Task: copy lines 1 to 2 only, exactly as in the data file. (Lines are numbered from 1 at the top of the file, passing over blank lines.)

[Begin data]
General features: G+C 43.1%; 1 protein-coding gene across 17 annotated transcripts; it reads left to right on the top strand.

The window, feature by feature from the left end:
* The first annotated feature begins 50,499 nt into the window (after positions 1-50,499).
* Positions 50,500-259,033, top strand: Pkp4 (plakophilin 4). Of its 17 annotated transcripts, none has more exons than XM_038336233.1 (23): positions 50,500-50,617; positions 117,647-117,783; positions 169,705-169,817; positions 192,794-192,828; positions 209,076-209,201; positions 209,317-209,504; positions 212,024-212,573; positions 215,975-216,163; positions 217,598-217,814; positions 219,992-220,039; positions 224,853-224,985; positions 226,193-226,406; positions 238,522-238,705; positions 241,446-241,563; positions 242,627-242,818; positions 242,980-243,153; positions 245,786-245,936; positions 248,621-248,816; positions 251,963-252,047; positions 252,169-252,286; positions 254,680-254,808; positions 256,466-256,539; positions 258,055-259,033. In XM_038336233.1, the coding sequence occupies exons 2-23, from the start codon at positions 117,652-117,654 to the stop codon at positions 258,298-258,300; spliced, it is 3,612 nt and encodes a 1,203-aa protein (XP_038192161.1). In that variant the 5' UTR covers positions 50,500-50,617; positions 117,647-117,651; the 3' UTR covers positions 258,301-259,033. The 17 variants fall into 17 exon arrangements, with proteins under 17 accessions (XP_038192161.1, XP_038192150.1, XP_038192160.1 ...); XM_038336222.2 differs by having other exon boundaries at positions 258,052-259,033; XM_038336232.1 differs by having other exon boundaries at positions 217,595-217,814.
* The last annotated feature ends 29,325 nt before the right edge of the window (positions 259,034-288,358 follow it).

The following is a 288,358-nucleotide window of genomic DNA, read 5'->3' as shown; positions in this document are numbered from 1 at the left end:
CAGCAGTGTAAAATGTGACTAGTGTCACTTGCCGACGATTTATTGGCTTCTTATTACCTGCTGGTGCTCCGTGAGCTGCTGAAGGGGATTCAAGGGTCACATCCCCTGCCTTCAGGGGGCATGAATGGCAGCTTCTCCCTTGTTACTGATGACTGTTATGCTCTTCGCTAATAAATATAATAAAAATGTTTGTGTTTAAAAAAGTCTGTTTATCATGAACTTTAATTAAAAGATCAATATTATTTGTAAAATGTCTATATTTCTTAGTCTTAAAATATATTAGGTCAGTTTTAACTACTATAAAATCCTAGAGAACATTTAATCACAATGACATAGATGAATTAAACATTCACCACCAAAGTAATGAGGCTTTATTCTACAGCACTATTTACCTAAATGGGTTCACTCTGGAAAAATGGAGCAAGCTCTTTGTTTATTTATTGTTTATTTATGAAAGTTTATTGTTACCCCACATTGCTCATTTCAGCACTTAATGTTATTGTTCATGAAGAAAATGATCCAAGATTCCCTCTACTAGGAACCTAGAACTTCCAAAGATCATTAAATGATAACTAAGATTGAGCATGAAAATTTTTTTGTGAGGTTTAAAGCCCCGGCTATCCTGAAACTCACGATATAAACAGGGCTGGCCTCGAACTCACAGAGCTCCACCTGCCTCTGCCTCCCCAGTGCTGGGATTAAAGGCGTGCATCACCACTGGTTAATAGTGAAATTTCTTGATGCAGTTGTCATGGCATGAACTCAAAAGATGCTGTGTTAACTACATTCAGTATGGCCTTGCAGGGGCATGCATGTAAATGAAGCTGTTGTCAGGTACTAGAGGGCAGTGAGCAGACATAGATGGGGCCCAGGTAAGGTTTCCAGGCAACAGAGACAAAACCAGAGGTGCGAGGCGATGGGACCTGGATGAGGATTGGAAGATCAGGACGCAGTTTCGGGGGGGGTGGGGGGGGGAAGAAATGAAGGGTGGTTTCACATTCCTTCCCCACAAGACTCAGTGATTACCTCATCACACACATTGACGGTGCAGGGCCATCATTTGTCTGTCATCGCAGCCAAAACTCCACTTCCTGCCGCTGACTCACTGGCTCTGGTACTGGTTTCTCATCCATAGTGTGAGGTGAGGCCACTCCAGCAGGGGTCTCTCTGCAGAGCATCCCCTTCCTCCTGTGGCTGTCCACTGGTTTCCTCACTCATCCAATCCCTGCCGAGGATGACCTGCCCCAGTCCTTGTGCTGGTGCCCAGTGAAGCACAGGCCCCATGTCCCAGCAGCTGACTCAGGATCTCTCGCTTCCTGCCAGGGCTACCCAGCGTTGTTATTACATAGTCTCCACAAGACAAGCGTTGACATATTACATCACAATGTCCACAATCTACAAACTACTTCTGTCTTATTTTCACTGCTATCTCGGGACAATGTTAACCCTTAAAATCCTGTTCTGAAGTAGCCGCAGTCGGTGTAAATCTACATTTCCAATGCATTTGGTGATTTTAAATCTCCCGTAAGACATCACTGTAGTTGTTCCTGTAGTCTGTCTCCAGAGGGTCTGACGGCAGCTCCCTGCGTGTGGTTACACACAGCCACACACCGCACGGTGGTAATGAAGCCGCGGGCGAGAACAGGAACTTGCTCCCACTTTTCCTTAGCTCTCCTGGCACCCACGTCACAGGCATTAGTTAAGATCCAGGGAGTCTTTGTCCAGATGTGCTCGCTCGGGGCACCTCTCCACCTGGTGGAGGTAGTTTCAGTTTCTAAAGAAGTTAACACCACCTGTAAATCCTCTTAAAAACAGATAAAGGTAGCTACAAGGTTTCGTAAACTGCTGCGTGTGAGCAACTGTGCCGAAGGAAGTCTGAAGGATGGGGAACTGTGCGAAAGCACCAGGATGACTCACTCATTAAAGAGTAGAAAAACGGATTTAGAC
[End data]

General features: G+C 43.1%; 1 protein-coding gene across 17 annotated transcripts; it reads left to right on the top strand.

The window, feature by feature from the left end: